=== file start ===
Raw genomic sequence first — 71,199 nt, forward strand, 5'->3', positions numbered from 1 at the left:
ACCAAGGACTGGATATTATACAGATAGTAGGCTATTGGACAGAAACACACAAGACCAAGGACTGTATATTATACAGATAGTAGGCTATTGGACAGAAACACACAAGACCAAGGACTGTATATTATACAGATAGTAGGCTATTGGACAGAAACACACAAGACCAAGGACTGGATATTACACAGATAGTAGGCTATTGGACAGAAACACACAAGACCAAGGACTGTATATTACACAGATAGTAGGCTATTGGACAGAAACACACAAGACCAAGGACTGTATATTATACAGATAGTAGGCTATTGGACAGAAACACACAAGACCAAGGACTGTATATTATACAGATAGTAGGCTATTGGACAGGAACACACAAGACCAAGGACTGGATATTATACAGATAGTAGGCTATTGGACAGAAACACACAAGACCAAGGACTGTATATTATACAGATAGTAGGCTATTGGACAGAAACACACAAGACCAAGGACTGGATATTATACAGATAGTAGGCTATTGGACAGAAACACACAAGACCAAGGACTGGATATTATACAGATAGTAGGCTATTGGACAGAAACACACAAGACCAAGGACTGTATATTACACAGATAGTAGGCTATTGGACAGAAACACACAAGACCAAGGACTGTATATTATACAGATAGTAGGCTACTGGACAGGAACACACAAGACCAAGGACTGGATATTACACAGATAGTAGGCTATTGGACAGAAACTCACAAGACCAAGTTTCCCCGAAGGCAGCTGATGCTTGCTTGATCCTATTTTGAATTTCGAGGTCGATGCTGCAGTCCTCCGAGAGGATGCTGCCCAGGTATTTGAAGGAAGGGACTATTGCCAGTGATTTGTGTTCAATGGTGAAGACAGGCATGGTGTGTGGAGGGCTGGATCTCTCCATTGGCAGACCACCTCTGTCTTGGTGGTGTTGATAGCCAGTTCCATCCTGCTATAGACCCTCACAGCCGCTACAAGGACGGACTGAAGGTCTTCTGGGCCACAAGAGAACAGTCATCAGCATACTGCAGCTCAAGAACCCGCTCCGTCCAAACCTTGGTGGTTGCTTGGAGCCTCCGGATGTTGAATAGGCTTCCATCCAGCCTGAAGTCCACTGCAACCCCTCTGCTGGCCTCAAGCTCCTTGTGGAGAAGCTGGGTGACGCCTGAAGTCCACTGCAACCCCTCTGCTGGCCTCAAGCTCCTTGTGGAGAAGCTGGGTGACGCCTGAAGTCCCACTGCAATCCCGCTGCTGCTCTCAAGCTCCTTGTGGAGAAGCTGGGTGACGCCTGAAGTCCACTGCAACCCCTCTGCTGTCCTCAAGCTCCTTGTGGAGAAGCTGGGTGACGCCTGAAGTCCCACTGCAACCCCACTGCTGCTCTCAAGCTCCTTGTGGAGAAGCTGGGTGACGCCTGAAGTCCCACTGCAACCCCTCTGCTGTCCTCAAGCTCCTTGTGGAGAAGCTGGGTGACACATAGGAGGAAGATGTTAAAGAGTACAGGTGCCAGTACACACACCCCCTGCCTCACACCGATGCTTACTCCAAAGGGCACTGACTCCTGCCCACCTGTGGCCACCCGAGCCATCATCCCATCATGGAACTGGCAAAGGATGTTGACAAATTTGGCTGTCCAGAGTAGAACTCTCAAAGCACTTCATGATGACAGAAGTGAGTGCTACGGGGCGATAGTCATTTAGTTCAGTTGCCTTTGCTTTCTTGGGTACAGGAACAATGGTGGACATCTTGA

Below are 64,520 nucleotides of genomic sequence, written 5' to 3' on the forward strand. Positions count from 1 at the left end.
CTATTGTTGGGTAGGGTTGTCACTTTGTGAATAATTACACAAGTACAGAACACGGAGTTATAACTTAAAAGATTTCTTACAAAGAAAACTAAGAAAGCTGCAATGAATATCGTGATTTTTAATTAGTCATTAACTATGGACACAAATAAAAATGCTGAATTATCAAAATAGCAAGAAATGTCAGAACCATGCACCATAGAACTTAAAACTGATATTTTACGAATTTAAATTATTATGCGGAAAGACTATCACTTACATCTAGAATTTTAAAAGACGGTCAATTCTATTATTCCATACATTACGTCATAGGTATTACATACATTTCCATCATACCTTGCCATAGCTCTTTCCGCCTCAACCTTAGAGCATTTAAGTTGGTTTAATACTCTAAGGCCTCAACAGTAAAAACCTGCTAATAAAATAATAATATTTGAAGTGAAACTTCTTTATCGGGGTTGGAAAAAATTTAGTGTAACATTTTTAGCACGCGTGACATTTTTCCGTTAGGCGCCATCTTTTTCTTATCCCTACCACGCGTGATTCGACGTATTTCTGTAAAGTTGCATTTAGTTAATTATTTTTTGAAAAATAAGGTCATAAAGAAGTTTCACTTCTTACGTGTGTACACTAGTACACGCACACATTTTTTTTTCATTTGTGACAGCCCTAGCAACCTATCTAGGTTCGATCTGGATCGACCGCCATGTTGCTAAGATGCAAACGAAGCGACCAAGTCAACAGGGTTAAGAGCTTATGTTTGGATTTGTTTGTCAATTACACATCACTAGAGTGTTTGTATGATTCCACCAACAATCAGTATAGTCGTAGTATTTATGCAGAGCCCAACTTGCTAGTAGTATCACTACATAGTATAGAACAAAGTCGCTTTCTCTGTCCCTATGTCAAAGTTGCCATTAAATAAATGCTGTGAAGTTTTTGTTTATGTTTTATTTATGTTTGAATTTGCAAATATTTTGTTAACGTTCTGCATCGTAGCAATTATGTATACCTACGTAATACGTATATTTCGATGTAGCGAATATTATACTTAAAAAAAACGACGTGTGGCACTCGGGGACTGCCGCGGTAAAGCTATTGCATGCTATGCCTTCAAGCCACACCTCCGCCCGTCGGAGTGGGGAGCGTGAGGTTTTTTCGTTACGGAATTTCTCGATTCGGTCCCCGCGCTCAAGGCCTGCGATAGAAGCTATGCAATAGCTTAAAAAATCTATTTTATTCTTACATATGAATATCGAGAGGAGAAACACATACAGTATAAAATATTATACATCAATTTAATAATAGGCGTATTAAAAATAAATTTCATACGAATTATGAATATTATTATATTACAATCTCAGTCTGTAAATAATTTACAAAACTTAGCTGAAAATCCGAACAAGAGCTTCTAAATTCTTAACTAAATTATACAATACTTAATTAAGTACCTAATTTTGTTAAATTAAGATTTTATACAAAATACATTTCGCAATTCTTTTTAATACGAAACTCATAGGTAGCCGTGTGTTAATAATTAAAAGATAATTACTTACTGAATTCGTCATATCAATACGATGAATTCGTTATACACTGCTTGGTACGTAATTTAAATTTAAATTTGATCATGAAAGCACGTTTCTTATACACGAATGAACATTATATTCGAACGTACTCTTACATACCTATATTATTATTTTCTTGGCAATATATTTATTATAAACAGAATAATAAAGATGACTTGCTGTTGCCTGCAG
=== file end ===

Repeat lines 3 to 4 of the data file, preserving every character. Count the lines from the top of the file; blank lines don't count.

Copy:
Below are 64,520 nucleotides of genomic sequence, written 5' to 3' on the forward strand. Positions count from 1 at the left end.
CTATTGTTGGGTAGGGTTGTCACTTTGTGAATAATTACACAAGTACAGAACACGGAGTTATAACTTAAAAGATTTCTTACAAAGAAAACTAAGAAAGCTGCAATGAATATCGTGATTTTTAATTAGTCATTAACTATGGACACAAATAAAAATGCTGAATTATCAAAATAGCAAGAAATGTCAGAACCATGCACCATAGAACTTAAAACTGATATTTTACGAATTTAAATTATTATGCGGAAAGACTATCACTTACATCTAGAATTTTAAAAGACGGTCAATTCTATTATTCCATACATTACGTCATAGGTATTACATACATTTCCATCATACCTTGCCATAGCTCTTTCCGCCTCAACCTTAGAGCATTTAAGTTGGTTTAATACTCTAAGGCCTCAACAGTAAAAACCTGCTAATAAAATAATAATATTTGAAGTGAAACTTCTTTATCGGGGTTGGAAAAAATTTAGTGTAACATTTTTAGCACGCGTGACATTTTTCCGTTAGGCGCCATCTTTTTCTTATCCCTACCACGCGTGATTCGACGTATTTCTGTAAAGTTGCATTTAGTTAATTATTTTTTGAAAAATAAGGTCATAAAGAAGTTTCACTTCTTACGTGTGTACACTAGTACACGCACACATTTTTTTTTCATTTGTGACAGCCCTAGCAACCTATCTAGGTTCGATCTGGATCGACCGCCATGTTGCTAAGATGCAAACGAAGCGACCAAGTCAACAGGGTTAAGAGCTTATGTTTGGATTTGTTTGTCAATTACACATCACTAGAGTGTTTGTATGATTCCACCAACAATCAGTATAGTCGTAGTATTTATGCAGAGCCCAACTTGCTAGTAGTATCACTACATAGTATAGAACAAAGTCGCTTTCTCTGTCCCTATGTCAAAGTTGCCATTAAATAAATGCTGTGAAGTTTTTGTTTATGTTTTATTTATGTTTGAATTTGCAAATATTTTGTTAACGTTCTGCATCGTAGCAATTATGTATACCTACGTAATACGTATATTTCGATGTAGCGAATATTATACTTAAAAAAAACGACGTGTGGCACTCGGGGACTGCCGCGGTAAAGCTATTGCATGCTATGCCTTCAAGCCACACCTCCGCCCGTCGGAGTGGGGAGCGTGAGGTTTTTTCGTTACGGAATTTCTCGATTCGGTCCCCGCGCTCAAGGCCTGCGATAGAAGCTATGCAATAGCTTAAAAAATCTATTTTATTCTTACATATGAATATCGAGAGGAGAAACACATACAGTATAAAATATTATACATCAATTTAATAATAGGCGTATTAAAAATAAATTTCATACGAATTATGAATATTATTATATTACAATCTCAGTCTGTAAATAATTTACAAAACTTAGCTGAAAATCCGAACAAGAGCTTCTAAATTCTTAACTAAATTATACAATACTTAATTAAGTACCTAATTTTGTTAAATTAAGATTTTATACAAAATACATTTCGCAATTCTTTTTAATACGAAACTCATAGGTAGCCGTGTGTTAATAATTAAAAGATAATTACTTACTGAATTCGTCATATCAATACGATGAATTCGTTATACACTGCTTGGTACGTAATTTAAATTTAAATTTGATCATGAAAGCACGTTTCTTATACACGAATGAACATTATATTCGAACGTACTCTTACATACCTATATTATTATTTTCTTGGCAATATATTTATTATAAACAGAATAATAAAGATGACTTGCTGTTGCCTGCAG